The bus was quite silent the whole trip. No music, no television. Just us, the air we breathe and all of our conscience and responsibilities lying in the air like sparrows waiting for their feast.
It was not long after when I finally saw the strip of beach resorts that marks the surfing capital of the Philippines. “Good thing I’m finally back,” I thought.
Upon arriving at the hotel, after finishing our lunch at a diner near our place, the team started gathering up and grouping themselves into numbers. The lobby felt rather humid, under the scorching heat. The air blowing from the ceiling fans neither did any help. Sweat was crawling from beneath my hair and my backless top. When we entered the hall, the majestic creature showed himself up right away. He was drinking iced tea.
We lined up for registration and room assignments. As the people were looking for their roommates, I secretly wished he’d get assigned with us. I looked for a pen and filled up the waiver form. His presence around vibrates throughout the room, making it harder for me to write my name.
“Bes, sama na lang raw tayo sa mga ka-team ko. Kulang sila apat,” Lorenz mentioned.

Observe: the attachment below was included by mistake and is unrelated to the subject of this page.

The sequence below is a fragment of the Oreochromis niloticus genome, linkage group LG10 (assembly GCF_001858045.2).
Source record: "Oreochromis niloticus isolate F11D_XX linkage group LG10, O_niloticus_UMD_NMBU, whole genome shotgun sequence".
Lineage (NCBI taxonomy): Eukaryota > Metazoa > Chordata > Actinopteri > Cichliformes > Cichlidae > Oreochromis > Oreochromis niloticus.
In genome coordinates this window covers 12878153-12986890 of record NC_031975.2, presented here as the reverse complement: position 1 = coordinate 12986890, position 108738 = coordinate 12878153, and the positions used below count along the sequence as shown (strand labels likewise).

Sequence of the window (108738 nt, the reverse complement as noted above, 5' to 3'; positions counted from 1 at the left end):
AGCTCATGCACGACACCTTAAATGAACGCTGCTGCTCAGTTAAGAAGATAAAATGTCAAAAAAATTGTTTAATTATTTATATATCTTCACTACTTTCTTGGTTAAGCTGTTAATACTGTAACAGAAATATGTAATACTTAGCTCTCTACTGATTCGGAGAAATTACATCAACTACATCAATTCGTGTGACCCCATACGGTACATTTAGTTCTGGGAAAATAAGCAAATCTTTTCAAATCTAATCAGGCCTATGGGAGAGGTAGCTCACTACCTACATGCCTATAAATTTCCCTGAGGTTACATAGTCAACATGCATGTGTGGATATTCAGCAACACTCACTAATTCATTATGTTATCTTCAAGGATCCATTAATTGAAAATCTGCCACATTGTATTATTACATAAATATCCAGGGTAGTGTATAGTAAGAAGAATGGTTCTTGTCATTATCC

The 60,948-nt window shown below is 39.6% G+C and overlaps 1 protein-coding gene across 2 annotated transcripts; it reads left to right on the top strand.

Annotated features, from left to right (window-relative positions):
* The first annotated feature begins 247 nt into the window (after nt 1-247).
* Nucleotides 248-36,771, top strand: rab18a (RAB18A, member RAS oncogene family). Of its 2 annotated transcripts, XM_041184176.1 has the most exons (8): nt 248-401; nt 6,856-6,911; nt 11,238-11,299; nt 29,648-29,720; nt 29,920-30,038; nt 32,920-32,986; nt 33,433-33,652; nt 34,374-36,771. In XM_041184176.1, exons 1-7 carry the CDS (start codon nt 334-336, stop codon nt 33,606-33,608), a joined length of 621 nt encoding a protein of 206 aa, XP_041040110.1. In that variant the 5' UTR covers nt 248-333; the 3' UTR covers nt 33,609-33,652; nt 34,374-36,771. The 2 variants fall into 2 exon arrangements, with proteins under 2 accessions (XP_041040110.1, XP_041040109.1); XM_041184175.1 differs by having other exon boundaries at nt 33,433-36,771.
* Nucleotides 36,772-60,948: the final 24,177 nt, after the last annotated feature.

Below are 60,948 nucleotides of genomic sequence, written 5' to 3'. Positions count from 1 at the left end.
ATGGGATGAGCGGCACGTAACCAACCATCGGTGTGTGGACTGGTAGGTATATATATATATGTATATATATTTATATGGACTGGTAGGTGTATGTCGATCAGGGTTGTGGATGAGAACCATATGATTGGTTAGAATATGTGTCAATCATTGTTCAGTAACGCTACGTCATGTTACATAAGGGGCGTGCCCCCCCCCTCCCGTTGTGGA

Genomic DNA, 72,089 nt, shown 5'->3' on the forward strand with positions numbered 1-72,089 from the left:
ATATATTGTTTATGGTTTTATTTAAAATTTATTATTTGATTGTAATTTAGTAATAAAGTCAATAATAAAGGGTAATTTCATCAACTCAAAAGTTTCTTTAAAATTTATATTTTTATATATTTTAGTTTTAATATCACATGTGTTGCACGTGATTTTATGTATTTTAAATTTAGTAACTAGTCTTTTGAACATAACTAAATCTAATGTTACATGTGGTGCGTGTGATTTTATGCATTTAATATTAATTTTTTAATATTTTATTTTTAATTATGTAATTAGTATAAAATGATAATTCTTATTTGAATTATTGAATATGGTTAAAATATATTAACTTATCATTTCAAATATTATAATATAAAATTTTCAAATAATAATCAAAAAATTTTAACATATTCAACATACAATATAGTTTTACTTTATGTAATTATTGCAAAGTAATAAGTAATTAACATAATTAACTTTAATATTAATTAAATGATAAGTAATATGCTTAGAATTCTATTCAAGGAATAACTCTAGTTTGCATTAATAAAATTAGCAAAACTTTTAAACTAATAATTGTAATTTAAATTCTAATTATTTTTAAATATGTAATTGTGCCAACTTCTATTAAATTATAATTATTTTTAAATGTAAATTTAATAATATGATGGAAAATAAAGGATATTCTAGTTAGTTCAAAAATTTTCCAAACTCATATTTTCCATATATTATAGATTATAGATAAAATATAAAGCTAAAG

Dude, are you serious? You’re not realizing this is actually one of the greatest gift you’ll ever give me and you’re not even taking the initiative of making a friend smile, I thought. “Ah okay,” I said, as if I have any other choice.
And it’s not like I’d really want him inside the same room as I am.
Menchie was playing pool at the other side of the hall while I was sitting on the sofa beside it. I could feel my neck getting sticky and my back getting silky with sweat. While the three of us were chatting over the pool game, I noticed he hadn’t have any roommates yet. There were a couple of them. So I guess they’re going for the same room altogether. They picked up their bags and slid it on their shoulders as the hotel staff started packing up the emptied plastic cups that were left unnamed on top of the wooden desk.
“Dude, seryoso, ang init.” I said, wiping off beads of sweat from my nape.
“Sige, tapusin ko lang ‘to. Tapos akyat na tayo,” Menchie answered, hitting the ball as it bounced back from the edge, turning and hitting another ball into the hole. “Saan pala room natin?”